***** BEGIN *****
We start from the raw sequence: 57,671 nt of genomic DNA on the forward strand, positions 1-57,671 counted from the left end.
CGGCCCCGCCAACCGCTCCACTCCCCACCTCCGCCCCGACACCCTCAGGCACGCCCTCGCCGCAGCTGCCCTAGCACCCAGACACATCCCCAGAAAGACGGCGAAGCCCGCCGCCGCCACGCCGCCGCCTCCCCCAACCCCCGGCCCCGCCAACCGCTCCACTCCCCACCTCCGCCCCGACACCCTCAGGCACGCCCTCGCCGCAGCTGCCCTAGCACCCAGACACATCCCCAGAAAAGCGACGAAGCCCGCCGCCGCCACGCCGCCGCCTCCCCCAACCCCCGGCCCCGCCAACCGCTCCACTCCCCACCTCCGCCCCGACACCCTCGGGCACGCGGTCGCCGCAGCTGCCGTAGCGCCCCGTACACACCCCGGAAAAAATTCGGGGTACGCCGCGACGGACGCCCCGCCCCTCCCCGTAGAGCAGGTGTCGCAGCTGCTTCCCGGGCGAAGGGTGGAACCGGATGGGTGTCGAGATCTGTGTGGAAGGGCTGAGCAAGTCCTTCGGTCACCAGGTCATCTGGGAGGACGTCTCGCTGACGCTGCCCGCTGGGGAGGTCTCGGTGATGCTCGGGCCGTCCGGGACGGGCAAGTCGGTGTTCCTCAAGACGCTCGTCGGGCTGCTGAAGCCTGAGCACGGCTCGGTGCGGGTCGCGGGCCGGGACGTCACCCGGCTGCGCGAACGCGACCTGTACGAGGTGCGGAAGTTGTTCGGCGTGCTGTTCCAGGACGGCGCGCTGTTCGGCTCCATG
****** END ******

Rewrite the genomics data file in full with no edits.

We start from the raw sequence: 57,671 nt of genomic DNA on the forward strand, positions 1-57,671 counted from the left end.
CGGCCCCGCCAACCGCTCCACTCCCCACCTCCGCCCCGACACCCTCAGGCACGCCCTCGCCGCAGCTGCCCTAGCACCCAGACACATCCCCAGAAAGACGGCGAAGCCCGCCGCCGCCACGCCGCCGCCTCCCCCAACCCCCGGCCCCGCCAACCGCTCCACTCCCCACCTCCGCCCCGACACCCTCAGGCACGCCCTCGCCGCAGCTGCCCTAGCACCCAGACACATCCCCAGAAAAGCGACGAAGCCCGCCGCCGCCACGCCGCCGCCTCCCCCAACCCCCGGCCCCGCCAACCGCTCCACTCCCCACCTCCGCCCCGACACCCTCGGGCACGCGGTCGCCGCAGCTGCCGTAGCGCCCCGTACACACCCCGGAAAAAATTCGGGGTACGCCGCGACGGACGCCCCGCCCCTCCCCGTAGAGCAGGTGTCGCAGCTGCTTCCCGGGCGAAGGGTGGAACCGGATGGGTGTCGAGATCTGTGTGGAAGGGCTGAGCAAGTCCTTCGGTCACCAGGTCATCTGGGAGGACGTCTCGCTGACGCTGCCCGCTGGGGAGGTCTCGGTGATGCTCGGGCCGTCCGGGACGGGCAAGTCGGTGTTCCTCAAGACGCTCGTCGGGCTGCTGAAGCCTGAGCACGGCTCGGTGCGGGTCGCGGGCCGGGACGTCACCCGGCTGCGCGAACGCGACCTGTACGAGGTGCGGAAGTTGTTCGGCGTGCTGTTCCAGGACGGCGCGCTGTTCGGCTCCATG